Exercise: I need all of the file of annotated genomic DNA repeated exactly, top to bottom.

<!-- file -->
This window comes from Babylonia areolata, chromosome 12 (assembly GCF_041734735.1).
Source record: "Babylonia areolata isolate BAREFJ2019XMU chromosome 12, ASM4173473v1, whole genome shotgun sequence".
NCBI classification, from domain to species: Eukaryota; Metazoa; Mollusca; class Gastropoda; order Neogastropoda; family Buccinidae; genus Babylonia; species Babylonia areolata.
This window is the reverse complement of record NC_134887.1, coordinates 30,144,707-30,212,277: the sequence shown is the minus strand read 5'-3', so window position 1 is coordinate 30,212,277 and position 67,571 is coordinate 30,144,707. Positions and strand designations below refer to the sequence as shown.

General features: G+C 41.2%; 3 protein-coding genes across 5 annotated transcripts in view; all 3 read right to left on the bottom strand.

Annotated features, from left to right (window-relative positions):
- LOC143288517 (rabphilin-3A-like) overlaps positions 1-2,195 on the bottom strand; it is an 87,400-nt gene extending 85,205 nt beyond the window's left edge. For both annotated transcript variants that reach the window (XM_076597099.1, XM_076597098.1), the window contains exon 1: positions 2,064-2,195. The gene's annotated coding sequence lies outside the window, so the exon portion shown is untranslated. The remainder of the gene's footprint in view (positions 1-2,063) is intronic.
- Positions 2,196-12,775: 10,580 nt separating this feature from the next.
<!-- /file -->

This window comes from Babylonia areolata, chromosome 12 (assembly GCF_041734735.1).
Source record: "Babylonia areolata isolate BAREFJ2019XMU chromosome 12, ASM4173473v1, whole genome shotgun sequence".
NCBI classification, from domain to species: Eukaryota; Metazoa; Mollusca; class Gastropoda; order Neogastropoda; family Buccinidae; genus Babylonia; species Babylonia areolata.
This window is the reverse complement of record NC_134887.1, coordinates 30,144,707-30,212,277: the sequence shown is the minus strand read 5'-3', so window position 1 is coordinate 30,212,277 and position 67,571 is coordinate 30,144,707. Positions and strand designations below refer to the sequence as shown.

General features: G+C 41.2%; 3 protein-coding genes across 5 annotated transcripts in view; all 3 read right to left on the bottom strand.

Annotated features, from left to right (window-relative positions):
- LOC143288517 (rabphilin-3A-like) overlaps positions 1-2,195 on the bottom strand; it is an 87,400-nt gene extending 85,205 nt beyond the window's left edge. For both annotated transcript variants that reach the window (XM_076597099.1, XM_076597098.1), the window contains exon 1: positions 2,064-2,195. The gene's annotated coding sequence lies outside the window, so the exon portion shown is untranslated. The remainder of the gene's footprint in view (positions 1-2,063) is intronic.
- Positions 2,196-12,775: 10,580 nt separating this feature from the next.